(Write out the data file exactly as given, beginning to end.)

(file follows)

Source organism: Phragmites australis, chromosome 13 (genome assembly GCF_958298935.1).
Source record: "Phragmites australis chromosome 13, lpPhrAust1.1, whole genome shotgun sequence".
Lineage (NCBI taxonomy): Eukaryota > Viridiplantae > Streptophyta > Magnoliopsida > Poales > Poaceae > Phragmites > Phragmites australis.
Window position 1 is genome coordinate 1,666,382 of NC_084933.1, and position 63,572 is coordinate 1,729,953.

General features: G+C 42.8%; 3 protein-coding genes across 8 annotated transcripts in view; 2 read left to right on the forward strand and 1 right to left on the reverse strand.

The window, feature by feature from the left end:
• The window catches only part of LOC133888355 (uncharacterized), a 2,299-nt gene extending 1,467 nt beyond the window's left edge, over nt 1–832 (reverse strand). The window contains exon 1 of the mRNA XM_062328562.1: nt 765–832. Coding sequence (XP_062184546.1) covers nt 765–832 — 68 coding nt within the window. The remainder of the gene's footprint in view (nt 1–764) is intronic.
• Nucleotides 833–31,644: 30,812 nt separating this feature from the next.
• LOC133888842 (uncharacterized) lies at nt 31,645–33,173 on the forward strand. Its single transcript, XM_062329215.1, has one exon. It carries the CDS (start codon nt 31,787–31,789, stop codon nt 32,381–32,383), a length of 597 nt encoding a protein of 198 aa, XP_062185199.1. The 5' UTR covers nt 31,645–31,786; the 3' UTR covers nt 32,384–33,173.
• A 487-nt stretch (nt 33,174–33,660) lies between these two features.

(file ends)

Source organism: Phragmites australis, chromosome 13 (genome assembly GCF_958298935.1).
Source record: "Phragmites australis chromosome 13, lpPhrAust1.1, whole genome shotgun sequence".
Lineage (NCBI taxonomy): Eukaryota > Viridiplantae > Streptophyta > Magnoliopsida > Poales > Poaceae > Phragmites > Phragmites australis.
Window position 1 is genome coordinate 1,666,382 of NC_084933.1, and position 63,572 is coordinate 1,729,953.

General features: G+C 42.8%; 3 protein-coding genes across 8 annotated transcripts in view; 2 read left to right on the forward strand and 1 right to left on the reverse strand.

The window, feature by feature from the left end:
• The window catches only part of LOC133888355 (uncharacterized), a 2,299-nt gene extending 1,467 nt beyond the window's left edge, over nt 1–832 (reverse strand). The window contains exon 1 of the mRNA XM_062328562.1: nt 765–832. Coding sequence (XP_062184546.1) covers nt 765–832 — 68 coding nt within the window. The remainder of the gene's footprint in view (nt 1–764) is intronic.
• Nucleotides 833–31,644: 30,812 nt separating this feature from the next.
• LOC133888842 (uncharacterized) lies at nt 31,645–33,173 on the forward strand. Its single transcript, XM_062329215.1, has one exon. It carries the CDS (start codon nt 31,787–31,789, stop codon nt 32,381–32,383), a length of 597 nt encoding a protein of 198 aa, XP_062185199.1. The 5' UTR covers nt 31,645–31,786; the 3' UTR covers nt 32,384–33,173.
• A 487-nt stretch (nt 33,174–33,660) lies between these two features.